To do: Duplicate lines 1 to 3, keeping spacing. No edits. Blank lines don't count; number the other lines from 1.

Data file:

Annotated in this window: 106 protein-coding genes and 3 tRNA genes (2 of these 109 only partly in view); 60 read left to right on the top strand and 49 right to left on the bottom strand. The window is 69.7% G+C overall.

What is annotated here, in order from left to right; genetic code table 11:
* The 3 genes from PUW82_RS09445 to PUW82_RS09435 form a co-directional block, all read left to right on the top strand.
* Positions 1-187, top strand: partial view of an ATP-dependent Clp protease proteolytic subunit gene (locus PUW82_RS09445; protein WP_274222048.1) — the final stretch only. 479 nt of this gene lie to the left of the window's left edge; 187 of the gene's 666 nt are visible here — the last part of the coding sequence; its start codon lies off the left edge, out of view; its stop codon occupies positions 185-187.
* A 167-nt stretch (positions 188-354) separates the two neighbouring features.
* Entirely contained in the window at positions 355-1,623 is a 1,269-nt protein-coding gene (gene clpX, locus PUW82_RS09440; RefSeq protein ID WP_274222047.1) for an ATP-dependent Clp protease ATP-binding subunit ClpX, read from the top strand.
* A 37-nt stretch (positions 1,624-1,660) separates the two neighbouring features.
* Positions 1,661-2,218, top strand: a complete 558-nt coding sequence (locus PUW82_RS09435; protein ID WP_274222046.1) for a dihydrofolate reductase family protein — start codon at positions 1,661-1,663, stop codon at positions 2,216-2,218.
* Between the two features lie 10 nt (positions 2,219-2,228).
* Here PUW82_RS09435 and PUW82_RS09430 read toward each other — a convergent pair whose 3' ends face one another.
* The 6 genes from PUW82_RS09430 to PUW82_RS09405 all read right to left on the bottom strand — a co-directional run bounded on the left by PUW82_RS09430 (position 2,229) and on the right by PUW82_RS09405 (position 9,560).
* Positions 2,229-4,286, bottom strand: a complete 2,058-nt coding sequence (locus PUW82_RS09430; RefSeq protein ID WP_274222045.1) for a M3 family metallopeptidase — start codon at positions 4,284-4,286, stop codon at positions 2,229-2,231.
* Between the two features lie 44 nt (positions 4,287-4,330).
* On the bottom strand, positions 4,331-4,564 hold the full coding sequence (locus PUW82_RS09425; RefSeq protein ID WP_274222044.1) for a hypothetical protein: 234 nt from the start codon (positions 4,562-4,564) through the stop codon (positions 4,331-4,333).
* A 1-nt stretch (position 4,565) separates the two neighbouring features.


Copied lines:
Annotated in this window: 106 protein-coding genes and 3 tRNA genes (2 of these 109 only partly in view); 60 read left to right on the top strand and 49 right to left on the bottom strand. The window is 69.7% G+C overall.

What is annotated here, in order from left to right; genetic code table 11:
* The 3 genes from PUW82_RS09445 to PUW82_RS09435 form a co-directional block, all read left to right on the top strand.